Dr Róisín Mulgrew is a Lecturer Above the Bar, Law School, National University of Ireland, Galway. She has acted as an expert and consultant for international penal policy and rights bodies and projects, including the UN Office of Drugs and Crime, the Council of Europe’s Council for Penological Cooperation (PC-CP) and Human Rights Education for Legal Professionals, the EU Fundamental Rights Agency and the Euromed III Justice Project. She co-authored the Council of Europe’s 2012 Recommendation concerning foreign prisoners and the UN Handbook on the International Transfer of Sentenced Persons. She has been a member of the EUROPRIS-CEP Expert Group on Foreign Nationals in Prison and Probation since 2013. Recommendation concerning foreign prisoners and the UN Handbook on the International Transfer of Sentenced Persons. She has been a member of the EUROPRIS-CEP Expert Group on Foreign Nationals in Prison and Probation since 2013.
Dr Mary Rogan is an Associate Professor at the School of Law, Trinity College Dublin, Ireland. She researches in the area of human rights and oversight in the penal system, prison law and prison policymaking. She is the PI on a project funded by the European Research Council entitled ‘Prisons: the rule of law, accountability and rights’ (PRILA), which examines the legal frameworks, lived experiences, and effects of prison oversight mechanisms. She is the author of Prison Policy in Ireland (Routledge, 2011) and Prison Law (Bloomsbury, 2014). She was appointed by the Irish Minister for Justice and Equality to chair an Implementation and Oversight Group on reforms to penal policy in February 2015, and is a member of the Department of Justice and Equality’s Research Advisory Group. She is also a representative of Ireland on the International Penal and Penitentiary Foundation and a Board Member of the Victims’ Rights Alliance.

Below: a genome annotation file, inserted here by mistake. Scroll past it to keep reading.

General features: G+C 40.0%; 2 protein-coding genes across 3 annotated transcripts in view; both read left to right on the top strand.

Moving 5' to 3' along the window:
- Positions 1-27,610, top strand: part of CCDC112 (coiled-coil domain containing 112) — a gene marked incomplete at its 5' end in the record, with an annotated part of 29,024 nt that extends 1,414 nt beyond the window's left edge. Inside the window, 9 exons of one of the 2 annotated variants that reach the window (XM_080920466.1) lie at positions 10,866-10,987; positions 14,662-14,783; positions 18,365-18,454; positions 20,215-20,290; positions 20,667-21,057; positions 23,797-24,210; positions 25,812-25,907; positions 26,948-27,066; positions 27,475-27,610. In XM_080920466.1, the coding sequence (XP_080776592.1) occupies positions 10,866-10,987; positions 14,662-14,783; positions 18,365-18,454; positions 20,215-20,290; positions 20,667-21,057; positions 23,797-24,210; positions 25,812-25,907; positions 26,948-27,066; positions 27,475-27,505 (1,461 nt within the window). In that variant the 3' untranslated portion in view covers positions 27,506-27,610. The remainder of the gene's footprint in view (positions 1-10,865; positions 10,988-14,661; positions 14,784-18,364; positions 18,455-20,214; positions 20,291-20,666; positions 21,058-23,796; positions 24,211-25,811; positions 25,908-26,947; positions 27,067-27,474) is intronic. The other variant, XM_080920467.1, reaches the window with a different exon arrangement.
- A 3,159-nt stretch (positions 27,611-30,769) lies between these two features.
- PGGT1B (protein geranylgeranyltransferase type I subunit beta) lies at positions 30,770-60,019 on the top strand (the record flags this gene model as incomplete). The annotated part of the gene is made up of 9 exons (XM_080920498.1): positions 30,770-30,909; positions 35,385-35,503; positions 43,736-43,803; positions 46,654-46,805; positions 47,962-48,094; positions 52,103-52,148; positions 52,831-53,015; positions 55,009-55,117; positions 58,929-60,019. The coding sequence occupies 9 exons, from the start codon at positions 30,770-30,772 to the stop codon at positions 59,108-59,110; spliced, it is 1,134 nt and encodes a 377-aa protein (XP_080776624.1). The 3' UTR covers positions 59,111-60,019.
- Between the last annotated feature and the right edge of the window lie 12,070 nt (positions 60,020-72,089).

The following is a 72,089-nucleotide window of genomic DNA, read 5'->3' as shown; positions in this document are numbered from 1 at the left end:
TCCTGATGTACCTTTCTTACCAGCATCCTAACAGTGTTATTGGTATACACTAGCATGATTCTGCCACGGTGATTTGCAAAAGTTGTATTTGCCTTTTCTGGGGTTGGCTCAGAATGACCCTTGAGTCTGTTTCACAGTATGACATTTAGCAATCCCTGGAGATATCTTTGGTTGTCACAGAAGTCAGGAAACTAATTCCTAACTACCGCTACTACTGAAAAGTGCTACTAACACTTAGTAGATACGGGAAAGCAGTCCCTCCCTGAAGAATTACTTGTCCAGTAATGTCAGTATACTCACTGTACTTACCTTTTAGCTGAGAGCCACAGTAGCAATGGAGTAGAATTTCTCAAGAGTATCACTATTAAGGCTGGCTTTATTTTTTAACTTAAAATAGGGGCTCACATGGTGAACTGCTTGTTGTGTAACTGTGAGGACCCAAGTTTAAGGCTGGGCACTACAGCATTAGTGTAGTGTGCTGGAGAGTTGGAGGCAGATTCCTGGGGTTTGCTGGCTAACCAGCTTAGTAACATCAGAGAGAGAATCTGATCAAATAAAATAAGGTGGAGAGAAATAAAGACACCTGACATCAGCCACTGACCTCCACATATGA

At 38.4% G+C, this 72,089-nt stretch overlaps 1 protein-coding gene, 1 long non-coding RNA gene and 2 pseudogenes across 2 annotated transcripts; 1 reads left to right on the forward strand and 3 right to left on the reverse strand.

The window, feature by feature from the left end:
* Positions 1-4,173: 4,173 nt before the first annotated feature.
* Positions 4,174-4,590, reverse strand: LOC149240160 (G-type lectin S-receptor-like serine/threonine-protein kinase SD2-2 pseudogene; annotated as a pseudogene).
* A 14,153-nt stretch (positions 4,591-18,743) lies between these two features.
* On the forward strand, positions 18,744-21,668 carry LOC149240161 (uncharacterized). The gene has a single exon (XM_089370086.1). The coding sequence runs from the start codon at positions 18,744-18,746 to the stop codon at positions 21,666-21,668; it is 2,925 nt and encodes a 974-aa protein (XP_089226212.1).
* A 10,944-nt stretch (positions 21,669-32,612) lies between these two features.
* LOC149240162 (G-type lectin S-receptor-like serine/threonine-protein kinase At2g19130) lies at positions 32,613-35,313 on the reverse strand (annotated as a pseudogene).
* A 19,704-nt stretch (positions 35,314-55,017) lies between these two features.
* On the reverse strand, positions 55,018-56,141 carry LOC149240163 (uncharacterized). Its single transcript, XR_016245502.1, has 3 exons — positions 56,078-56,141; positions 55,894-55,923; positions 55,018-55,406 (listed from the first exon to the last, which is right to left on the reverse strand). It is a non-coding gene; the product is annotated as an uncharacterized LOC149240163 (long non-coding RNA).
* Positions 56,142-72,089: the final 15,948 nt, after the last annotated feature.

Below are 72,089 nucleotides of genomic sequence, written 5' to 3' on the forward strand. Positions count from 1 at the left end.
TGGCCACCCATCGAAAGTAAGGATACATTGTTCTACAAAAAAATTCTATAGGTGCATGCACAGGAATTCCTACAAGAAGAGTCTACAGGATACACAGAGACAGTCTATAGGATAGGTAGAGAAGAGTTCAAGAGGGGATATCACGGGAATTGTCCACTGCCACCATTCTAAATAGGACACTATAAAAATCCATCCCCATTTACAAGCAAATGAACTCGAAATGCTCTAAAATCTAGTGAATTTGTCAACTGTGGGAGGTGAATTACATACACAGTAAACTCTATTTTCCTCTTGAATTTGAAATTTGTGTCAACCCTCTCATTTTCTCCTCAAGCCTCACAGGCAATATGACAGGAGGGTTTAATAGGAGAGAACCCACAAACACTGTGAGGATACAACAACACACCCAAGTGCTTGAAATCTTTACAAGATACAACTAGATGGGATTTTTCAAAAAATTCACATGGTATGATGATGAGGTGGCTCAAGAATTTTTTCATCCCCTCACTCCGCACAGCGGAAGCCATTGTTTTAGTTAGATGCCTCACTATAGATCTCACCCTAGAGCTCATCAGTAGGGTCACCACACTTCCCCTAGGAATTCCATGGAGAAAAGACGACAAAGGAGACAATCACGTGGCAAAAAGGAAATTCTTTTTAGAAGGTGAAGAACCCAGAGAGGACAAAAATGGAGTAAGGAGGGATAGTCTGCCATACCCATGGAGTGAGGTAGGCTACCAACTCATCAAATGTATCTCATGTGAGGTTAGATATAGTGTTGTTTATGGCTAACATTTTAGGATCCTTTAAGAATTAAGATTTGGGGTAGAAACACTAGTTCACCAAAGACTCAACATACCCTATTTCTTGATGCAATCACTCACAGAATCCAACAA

Nick Hardwick is a Professor in Criminal Justice at the School of Law, Royal Holloway University of London where his research and teaching focus on criminal justice accountability mechanisms, youth custody and parole. He is involved in a range of projects providing support to emerging detention monitoring systems and assessment of places of deprivation of liberty in a variety of different jurisdictions. Nick has had a number of senior roles in the criminal justice system. He was Chair of the Parole Board for England and Wales from 2016-2018. From 2010 to 2016 he was HM Chief Inspector of Prisons for England and Wales and in this role he chaired the UK National Preventive Mechanism, established to meet the UK's obligations arising from the United Nations Optional Protocol to the Convention Against Torture. He established and led the Independent Police Complaints Commission as its first executive chair from 2003 to 2010. The first half of his career was in the voluntary sector working with young offenders, young homeless people and refugees and asylum seekers. He continues to be involved in a number of charities working in these fields and is a trustee of Prisoners Abroad and the London Housing Foundation, and a patron of the Zahid Mubarek Trust and Unlock.
Dirk van Zyl Smit is Emeritus Professor of Comparative and International Penal Law of the University of Nottingham. He is also Emeritus Professor of Criminology of the University of Cape Town. He was admitted as an Advocate of the Supreme Court of South Africa in 1973. Dirk’s books include “Life Imprisonment: a Global Human Rights Analysis” (Harvard 2019) and “Principles of European Prison Law and Policy: Penology and Human Rights” (Oxford 2009). He is co-editor of the journal “Punishment and Society” and the author of more than 140 academic articles, books and book chapters. Dirk is actively involved in law reform in several countries.